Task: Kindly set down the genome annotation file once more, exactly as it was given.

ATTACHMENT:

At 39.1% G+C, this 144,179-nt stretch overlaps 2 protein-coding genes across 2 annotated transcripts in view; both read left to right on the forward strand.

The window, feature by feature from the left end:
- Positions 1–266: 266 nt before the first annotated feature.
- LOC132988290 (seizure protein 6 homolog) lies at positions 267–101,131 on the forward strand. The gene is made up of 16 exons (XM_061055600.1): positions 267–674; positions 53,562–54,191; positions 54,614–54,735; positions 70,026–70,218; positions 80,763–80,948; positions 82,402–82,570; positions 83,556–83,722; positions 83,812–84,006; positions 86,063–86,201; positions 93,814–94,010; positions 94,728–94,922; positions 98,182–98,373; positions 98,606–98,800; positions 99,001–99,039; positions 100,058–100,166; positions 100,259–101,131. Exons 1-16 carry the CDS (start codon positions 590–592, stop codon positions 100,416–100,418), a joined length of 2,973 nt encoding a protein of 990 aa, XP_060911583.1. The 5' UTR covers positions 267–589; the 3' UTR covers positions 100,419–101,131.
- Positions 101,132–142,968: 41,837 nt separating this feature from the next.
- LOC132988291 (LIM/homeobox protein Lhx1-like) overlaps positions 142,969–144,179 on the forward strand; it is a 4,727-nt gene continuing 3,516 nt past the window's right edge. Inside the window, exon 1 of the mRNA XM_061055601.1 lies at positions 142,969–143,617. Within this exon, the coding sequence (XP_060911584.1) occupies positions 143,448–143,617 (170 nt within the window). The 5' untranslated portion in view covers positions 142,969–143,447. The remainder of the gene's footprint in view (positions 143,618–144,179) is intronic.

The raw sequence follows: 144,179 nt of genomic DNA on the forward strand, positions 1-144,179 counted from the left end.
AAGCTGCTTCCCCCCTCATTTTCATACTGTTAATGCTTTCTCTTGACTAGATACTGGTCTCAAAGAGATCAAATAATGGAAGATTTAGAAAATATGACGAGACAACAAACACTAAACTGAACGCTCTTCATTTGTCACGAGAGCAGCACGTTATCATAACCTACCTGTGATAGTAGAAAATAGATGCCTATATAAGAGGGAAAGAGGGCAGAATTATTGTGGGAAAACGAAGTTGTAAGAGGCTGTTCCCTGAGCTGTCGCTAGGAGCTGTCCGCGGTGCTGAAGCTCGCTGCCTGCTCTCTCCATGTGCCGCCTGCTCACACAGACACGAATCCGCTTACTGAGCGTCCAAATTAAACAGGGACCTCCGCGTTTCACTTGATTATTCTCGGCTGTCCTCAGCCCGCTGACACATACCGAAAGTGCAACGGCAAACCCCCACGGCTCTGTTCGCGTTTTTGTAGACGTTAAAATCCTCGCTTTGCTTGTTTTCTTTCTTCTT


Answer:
At 39.1% G+C, this 144,179-nt stretch overlaps 2 protein-coding genes across 2 annotated transcripts in view; both read left to right on the forward strand.

The window, feature by feature from the left end:
- Positions 1–266: 266 nt before the first annotated feature.
- LOC132988290 (seizure protein 6 homolog) lies at positions 267–101,131 on the forward strand. The gene is made up of 16 exons (XM_061055600.1): positions 267–674; positions 53,562–54,191; positions 54,614–54,735; positions 70,026–70,218; positions 80,763–80,948; positions 82,402–82,570; positions 83,556–83,722; positions 83,812–84,006; positions 86,063–86,201; positions 93,814–94,010; positions 94,728–94,922; positions 98,182–98,373; positions 98,606–98,800; positions 99,001–99,039; positions 100,058–100,166; positions 100,259–101,131. Exons 1-16 carry the CDS (start codon positions 590–592, stop codon positions 100,416–100,418), a joined length of 2,973 nt encoding a protein of 990 aa, XP_060911583.1. The 5' UTR covers positions 267–589; the 3' UTR covers positions 100,419–101,131.
- Positions 101,132–142,968: 41,837 nt separating this feature from the next.
- LOC132988291 (LIM/homeobox protein Lhx1-like) overlaps positions 142,969–144,179 on the forward strand; it is a 4,727-nt gene continuing 3,516 nt past the window's right edge. Inside the window, exon 1 of the mRNA XM_061055601.1 lies at positions 142,969–143,617. Within this exon, the coding sequence (XP_060911584.1) occupies positions 143,448–143,617 (170 nt within the window). The 5' untranslated portion in view covers positions 142,969–143,447. The remainder of the gene's footprint in view (positions 143,618–144,179) is intronic.

The raw sequence follows: 144,179 nt of genomic DNA on the forward strand, positions 1-144,179 counted from the left end.
AAGCTGCTTCCCCCCTCATTTTCATACTGTTAATGCTTTCTCTTGACTAGATACTGGTCTCAAAGAGATCAAATAATGGAAGATTTAGAAAATATGACGAGACAACAAACACTAAACTGAACGCTCTTCATTTGTCACGAGAGCAGCACGTTATCATAACCTACCTGTGATAGTAGAAAATAGATGCCTATATAAGAGGGAAAGAGGGCAGAATTATTGTGGGAAAACGAAGTTGTAAGAGGCTGTTCCCTGAGCTGTCGCTAGGAGCTGTCCGCGGTGCTGAAGCTCGCTGCCTGCTCTCTCCATGTGCCGCCTGCTCACACAGACACGAATCCGCTTACTGAGCGTCCAAATTAAACAGGGACCTCCGCGTTTCACTTGATTATTCTCGGCTGTCCTCAGCCCGCTGACACATACCGAAAGTGCAACGGCAAACCCCCACGGCTCTGTTCGCGTTTTTGTAGACGTTAAAATCCTCGCTTTGCTTGTTTTCTTTCTTCTT